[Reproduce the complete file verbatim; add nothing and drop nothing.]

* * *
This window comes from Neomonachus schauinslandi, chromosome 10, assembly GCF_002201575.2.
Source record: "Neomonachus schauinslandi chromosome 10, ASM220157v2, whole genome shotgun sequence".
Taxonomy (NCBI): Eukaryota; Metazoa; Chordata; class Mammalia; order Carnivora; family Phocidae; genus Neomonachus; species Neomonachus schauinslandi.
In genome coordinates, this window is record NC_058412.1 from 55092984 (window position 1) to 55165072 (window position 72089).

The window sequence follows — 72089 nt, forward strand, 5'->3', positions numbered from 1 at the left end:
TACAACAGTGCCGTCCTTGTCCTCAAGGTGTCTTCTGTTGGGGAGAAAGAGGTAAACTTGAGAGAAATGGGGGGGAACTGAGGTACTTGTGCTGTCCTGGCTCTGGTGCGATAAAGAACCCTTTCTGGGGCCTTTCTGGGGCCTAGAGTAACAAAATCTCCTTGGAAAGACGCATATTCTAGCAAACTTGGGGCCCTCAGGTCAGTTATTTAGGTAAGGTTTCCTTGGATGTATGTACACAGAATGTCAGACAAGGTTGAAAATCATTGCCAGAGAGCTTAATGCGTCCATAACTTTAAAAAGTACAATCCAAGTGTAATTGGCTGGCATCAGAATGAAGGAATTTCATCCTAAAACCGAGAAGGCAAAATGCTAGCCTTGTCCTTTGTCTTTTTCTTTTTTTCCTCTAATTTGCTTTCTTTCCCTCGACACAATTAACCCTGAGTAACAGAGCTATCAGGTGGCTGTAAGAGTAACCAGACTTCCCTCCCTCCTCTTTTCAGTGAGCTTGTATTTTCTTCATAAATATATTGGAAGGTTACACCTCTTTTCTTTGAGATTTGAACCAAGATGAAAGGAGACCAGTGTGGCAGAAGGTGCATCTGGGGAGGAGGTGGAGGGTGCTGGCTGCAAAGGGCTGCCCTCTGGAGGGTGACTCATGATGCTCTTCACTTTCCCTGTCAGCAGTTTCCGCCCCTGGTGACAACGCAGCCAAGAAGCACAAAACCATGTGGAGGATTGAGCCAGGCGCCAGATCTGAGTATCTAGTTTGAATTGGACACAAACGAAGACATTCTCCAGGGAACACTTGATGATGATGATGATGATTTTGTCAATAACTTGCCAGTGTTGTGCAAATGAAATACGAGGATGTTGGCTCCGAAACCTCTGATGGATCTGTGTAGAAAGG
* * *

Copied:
This window comes from Neomonachus schauinslandi, chromosome 10, assembly GCF_002201575.2.
Source record: "Neomonachus schauinslandi chromosome 10, ASM220157v2, whole genome shotgun sequence".
Taxonomy (NCBI): Eukaryota; Metazoa; Chordata; class Mammalia; order Carnivora; family Phocidae; genus Neomonachus; species Neomonachus schauinslandi.
In genome coordinates, this window is record NC_058412.1 from 55092984 (window position 1) to 55165072 (window position 72089).

The window sequence follows — 72089 nt, forward strand, 5'->3', positions numbered from 1 at the left end:
TACAACAGTGCCGTCCTTGTCCTCAAGGTGTCTTCTGTTGGGGAGAAAGAGGTAAACTTGAGAGAAATGGGGGGGAACTGAGGTACTTGTGCTGTCCTGGCTCTGGTGCGATAAAGAACCCTTTCTGGGGCCTTTCTGGGGCCTAGAGTAACAAAATCTCCTTGGAAAGACGCATATTCTAGCAAACTTGGGGCCCTCAGGTCAGTTATTTAGGTAAGGTTTCCTTGGATGTATGTACACAGAATGTCAGACAAGGTTGAAAATCATTGCCAGAGAGCTTAATGCGTCCATAACTTTAAAAAGTACAATCCAAGTGTAATTGGCTGGCATCAGAATGAAGGAATTTCATCCTAAAACCGAGAAGGCAAAATGCTAGCCTTGTCCTTTGTCTTTTTCTTTTTTTCCTCTAATTTGCTTTCTTTCCCTCGACACAATTAACCCTGAGTAACAGAGCTATCAGGTGGCTGTAAGAGTAACCAGACTTCCCTCCCTCCTCTTTTCAGTGAGCTTGTATTTTCTTCATAAATATATTGGAAGGTTACACCTCTTTTCTTTGAGATTTGAACCAAGATGAAAGGAGACCAGTGTGGCAGAAGGTGCATCTGGGGAGGAGGTGGAGGGTGCTGGCTGCAAAGGGCTGCCCTCTGGAGGGTGACTCATGATGCTCTTCACTTTCCCTGTCAGCAGTTTCCGCCCCTGGTGACAACGCAGCCAAGAAGCACAAAACCATGTGGAGGATTGAGCCAGGCGCCAGATCTGAGTATCTAGTTTGAATTGGACACAAACGAAGACATTCTCCAGGGAACACTTGATGATGATGATGATGATTTTGTCAATAACTTGCCAGTGTTGTGCAAATGAAATACGAGGATGTTGGCTCCGAAACCTCTGATGGATCTGTGTAGAAAGG